Life uses Linear Structures made out of a finite set of possible parts - 4 bases of RNA and 20 amino acids of proteins for example - which, due to various physical properties of its parts and its relative positions against each other, form what we call "3D" structures (there is no "D" outside the mind of an observer), which could be considered as a higher-level structures (non-linear), due to its resulting properties. Such structures are called proteins.
Some of the proteins are enzymes, which is the name of a protein which is a machine (yes, a mere folded linear structure could form a machine - "a mechanical procedure which performs a function", if you wish).
Patterns are generalized as
The language defines precisely what it takes to be a....
Types (names for common patterns)
Biology labels a some important sequences with what we call prefixes or start bits and pattern-match on them in order to distinguish one kind of a similar molecular structure from another. So called message RNAs are such examples. All cellular biology could do is pattern-match an exact molecular structure. There is no intelligent observer, no notion of numbers, no counting and no counters (and no overflows!).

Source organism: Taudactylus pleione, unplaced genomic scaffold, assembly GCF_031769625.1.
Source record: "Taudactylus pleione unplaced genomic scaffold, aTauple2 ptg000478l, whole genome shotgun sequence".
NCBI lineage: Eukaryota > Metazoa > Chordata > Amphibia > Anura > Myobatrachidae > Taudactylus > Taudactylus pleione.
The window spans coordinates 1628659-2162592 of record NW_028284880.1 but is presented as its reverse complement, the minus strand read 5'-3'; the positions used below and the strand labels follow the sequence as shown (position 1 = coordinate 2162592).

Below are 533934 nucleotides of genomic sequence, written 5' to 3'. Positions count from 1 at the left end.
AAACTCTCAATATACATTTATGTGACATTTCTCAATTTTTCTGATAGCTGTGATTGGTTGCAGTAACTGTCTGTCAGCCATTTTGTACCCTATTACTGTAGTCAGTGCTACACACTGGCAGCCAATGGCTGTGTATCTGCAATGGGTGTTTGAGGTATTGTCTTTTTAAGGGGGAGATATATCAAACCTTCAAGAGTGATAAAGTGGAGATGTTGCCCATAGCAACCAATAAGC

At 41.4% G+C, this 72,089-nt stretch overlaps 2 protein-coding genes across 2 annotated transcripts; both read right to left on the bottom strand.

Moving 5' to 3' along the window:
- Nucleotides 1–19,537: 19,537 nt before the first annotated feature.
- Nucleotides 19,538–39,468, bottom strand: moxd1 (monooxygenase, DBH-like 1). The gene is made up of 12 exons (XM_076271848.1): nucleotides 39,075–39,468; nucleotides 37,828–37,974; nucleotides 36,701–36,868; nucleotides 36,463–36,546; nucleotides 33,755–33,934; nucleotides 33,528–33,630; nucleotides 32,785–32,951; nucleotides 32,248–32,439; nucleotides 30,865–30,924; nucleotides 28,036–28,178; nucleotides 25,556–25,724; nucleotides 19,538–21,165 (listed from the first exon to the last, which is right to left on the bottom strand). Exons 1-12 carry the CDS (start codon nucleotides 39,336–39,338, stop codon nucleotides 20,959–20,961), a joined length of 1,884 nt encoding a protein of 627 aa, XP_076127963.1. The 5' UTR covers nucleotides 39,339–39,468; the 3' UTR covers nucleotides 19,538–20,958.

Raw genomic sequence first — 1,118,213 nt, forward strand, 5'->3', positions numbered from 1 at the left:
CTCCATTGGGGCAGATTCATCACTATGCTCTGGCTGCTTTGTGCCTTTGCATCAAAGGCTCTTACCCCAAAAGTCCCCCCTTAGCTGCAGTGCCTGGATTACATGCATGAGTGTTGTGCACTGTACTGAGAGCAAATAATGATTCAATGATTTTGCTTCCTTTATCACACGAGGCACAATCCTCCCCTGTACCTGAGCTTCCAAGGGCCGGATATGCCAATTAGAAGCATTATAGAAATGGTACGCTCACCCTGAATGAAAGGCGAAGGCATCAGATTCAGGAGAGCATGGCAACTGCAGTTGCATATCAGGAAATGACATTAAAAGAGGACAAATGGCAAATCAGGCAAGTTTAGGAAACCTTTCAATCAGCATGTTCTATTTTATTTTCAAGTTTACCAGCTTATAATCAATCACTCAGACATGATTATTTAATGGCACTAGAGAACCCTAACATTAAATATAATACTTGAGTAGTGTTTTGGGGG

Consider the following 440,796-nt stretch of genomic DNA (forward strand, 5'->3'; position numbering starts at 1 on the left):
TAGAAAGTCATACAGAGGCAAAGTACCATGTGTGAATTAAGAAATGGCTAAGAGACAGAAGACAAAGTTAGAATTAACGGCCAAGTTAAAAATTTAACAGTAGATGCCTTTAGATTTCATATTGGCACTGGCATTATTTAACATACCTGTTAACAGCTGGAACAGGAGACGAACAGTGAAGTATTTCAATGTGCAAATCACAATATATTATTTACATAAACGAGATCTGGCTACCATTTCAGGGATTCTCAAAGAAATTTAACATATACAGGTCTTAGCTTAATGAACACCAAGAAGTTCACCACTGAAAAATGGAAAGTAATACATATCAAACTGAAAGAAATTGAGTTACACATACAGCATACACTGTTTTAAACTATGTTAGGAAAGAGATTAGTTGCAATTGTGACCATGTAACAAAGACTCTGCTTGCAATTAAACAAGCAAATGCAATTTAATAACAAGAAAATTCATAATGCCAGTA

Lisps type-tags were just
consed to a datum, the way cellular molecular biology would do. A value could belong to more than one type, so, there would be multiple type-tags attached.
On a vastly higher level there is a notions of Applicability and Relativity, which means that certain notions are NOT applicable to certain concepts, and that certain notions are dependent on a point of view or where the origin of a coordinate system (an observer) has been arbitrary placed (
9 for those who are looking at it from above, a pair
(2 . 3) is could be read as
(3 . 2) from right-to-left, etc.).
Non-applicability is the common flaw of all theology and post-Socrates philosophy - most of the propositions of theology should be rejected with a type-error: this notion is NOT applicable to this abstract concept.